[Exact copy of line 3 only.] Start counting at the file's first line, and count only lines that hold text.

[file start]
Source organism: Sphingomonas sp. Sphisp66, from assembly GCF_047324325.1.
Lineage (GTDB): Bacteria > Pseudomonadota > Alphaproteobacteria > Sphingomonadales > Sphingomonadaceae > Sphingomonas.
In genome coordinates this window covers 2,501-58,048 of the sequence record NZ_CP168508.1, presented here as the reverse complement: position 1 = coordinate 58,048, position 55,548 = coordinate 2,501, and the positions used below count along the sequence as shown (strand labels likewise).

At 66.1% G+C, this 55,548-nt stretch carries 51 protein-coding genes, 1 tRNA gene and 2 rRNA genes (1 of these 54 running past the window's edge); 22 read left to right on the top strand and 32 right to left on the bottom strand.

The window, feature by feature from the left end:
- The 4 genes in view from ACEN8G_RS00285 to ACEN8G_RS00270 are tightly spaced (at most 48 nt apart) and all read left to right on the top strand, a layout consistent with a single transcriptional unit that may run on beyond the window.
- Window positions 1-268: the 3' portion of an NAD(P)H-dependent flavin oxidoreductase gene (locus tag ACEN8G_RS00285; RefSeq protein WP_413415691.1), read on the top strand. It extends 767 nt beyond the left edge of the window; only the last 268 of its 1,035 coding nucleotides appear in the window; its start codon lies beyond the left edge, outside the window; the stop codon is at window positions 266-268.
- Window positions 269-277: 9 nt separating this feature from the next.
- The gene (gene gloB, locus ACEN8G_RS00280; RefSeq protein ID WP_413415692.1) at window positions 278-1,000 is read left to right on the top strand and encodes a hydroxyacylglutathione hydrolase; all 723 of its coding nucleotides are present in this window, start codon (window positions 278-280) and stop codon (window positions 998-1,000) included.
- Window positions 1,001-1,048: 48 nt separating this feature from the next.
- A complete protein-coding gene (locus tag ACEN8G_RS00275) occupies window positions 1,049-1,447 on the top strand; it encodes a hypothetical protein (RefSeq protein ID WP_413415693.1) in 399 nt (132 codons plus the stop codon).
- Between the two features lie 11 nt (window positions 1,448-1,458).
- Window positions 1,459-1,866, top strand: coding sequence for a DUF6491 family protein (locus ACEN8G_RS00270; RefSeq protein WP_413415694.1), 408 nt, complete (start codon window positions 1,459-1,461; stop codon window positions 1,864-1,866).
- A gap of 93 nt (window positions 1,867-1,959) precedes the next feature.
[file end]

In genome coordinates this window covers 2,501-58,048 of the sequence record NZ_CP168508.1, presented here as the reverse complement: position 1 = coordinate 58,048, position 55,548 = coordinate 2,501, and the positions used below count along the sequence as shown (strand labels likewise).